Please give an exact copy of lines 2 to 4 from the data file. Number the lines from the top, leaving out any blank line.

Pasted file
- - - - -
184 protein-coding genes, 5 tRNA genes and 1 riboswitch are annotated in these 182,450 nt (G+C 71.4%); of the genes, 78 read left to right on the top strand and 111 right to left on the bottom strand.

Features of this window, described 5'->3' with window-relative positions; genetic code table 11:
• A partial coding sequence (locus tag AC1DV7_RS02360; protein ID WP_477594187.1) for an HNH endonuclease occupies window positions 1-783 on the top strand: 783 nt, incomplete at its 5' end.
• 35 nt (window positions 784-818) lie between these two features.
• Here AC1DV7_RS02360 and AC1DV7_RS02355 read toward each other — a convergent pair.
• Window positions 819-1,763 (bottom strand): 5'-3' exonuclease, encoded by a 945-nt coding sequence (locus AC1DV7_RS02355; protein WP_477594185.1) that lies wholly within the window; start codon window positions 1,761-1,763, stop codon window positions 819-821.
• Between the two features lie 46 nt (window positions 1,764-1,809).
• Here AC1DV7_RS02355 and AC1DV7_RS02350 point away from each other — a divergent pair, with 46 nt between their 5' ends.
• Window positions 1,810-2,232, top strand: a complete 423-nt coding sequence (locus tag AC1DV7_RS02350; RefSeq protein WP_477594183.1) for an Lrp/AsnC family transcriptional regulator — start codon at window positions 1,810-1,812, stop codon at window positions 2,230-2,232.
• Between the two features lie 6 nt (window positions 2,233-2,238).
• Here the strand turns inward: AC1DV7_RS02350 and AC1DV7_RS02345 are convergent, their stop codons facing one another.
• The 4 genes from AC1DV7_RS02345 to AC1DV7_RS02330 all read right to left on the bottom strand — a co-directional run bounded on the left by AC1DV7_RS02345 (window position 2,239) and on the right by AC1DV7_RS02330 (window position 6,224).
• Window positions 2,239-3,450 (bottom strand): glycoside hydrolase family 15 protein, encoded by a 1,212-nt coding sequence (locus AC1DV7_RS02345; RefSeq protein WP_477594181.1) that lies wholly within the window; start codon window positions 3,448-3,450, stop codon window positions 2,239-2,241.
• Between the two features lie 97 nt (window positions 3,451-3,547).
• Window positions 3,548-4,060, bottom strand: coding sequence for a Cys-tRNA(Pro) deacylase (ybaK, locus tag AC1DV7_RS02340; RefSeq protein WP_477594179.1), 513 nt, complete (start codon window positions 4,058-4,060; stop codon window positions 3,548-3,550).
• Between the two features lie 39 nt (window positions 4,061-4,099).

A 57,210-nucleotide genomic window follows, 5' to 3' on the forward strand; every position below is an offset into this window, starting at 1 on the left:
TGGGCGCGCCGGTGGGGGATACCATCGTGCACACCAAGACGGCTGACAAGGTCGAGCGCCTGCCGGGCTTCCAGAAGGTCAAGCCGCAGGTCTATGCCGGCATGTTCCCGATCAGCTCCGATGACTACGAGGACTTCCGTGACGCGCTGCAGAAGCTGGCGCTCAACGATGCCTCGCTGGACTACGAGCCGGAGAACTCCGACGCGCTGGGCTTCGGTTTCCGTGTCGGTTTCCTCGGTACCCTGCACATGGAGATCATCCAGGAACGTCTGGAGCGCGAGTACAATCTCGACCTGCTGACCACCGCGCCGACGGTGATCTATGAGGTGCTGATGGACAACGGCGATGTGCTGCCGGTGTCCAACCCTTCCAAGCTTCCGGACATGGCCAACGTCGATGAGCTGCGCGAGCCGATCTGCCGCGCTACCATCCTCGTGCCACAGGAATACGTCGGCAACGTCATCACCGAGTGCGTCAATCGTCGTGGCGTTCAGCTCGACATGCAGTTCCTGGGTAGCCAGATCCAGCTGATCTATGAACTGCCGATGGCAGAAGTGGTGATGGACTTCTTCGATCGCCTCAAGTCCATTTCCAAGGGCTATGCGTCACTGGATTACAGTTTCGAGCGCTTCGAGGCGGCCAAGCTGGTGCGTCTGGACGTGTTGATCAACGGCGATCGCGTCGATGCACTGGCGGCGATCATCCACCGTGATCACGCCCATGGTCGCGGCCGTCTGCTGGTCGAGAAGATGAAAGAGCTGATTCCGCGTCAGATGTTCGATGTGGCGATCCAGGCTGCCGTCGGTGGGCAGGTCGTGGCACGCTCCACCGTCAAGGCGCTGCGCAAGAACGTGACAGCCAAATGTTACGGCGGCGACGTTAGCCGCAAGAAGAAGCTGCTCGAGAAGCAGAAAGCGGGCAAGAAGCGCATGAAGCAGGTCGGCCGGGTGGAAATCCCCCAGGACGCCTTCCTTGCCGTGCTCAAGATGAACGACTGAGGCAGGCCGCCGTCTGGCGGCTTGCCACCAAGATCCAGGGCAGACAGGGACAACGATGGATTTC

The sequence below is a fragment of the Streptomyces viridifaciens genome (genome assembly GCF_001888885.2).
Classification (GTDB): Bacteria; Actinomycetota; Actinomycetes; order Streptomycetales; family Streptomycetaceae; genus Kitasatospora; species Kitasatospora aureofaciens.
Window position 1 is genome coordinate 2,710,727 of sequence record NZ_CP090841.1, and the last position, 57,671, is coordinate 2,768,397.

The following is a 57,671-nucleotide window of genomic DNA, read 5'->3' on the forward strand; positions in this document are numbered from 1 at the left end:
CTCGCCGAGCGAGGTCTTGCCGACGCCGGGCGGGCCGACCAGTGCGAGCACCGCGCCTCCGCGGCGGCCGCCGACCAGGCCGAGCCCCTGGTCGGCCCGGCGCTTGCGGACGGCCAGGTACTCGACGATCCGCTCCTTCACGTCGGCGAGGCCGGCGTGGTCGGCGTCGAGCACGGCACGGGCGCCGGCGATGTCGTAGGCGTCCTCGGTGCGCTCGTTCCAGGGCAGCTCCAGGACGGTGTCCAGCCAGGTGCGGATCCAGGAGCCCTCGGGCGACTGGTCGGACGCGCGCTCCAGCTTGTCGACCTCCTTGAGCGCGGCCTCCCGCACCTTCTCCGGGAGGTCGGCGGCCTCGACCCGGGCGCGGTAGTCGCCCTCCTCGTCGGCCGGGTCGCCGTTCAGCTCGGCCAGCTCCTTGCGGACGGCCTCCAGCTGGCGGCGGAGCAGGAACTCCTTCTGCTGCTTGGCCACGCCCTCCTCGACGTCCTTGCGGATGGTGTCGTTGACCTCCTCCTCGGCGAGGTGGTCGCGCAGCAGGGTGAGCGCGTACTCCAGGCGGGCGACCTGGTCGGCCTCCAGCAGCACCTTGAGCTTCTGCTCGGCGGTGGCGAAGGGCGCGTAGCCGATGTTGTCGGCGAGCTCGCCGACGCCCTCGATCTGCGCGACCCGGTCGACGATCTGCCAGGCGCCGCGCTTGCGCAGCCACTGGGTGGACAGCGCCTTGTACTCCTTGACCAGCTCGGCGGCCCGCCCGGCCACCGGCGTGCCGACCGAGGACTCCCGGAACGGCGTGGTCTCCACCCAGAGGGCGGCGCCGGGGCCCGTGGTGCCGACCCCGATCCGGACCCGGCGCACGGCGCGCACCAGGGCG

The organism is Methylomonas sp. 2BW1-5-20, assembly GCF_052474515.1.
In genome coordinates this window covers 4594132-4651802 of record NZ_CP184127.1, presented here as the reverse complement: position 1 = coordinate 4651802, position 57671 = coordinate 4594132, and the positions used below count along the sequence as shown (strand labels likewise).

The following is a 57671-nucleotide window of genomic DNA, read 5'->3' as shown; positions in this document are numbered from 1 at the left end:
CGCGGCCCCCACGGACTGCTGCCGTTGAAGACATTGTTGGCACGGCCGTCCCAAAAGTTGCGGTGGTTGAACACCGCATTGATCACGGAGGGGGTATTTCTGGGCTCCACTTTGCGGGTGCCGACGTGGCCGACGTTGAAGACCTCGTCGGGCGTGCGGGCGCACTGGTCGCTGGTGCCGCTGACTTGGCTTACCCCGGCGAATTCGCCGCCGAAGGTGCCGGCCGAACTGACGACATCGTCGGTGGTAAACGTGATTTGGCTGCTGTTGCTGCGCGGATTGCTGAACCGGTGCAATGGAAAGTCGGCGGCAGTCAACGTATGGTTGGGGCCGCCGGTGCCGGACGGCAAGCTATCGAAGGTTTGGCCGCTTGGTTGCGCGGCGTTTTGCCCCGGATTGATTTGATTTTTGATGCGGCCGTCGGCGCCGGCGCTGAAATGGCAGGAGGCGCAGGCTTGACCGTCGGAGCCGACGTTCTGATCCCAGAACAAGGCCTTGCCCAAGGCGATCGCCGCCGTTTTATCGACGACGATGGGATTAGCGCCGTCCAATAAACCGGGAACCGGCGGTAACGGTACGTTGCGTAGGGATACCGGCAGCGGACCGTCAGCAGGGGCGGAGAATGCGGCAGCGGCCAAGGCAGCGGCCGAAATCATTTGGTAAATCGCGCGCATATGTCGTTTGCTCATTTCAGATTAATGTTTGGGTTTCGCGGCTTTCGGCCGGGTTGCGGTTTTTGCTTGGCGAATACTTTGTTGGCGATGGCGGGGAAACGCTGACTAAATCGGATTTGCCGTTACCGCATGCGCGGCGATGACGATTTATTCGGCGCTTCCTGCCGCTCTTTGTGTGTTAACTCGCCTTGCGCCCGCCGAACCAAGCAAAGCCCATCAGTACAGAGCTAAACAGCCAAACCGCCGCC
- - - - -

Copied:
Features of this window, described 5'->3' with window-relative positions; genetic code table 11:
• A partial coding sequence (locus tag AC1DV7_RS02360; protein ID WP_477594187.1) for an HNH endonuclease occupies window positions 1-783 on the top strand: 783 nt, incomplete at its 5' end.
• 35 nt (window positions 784-818) lie between these two features.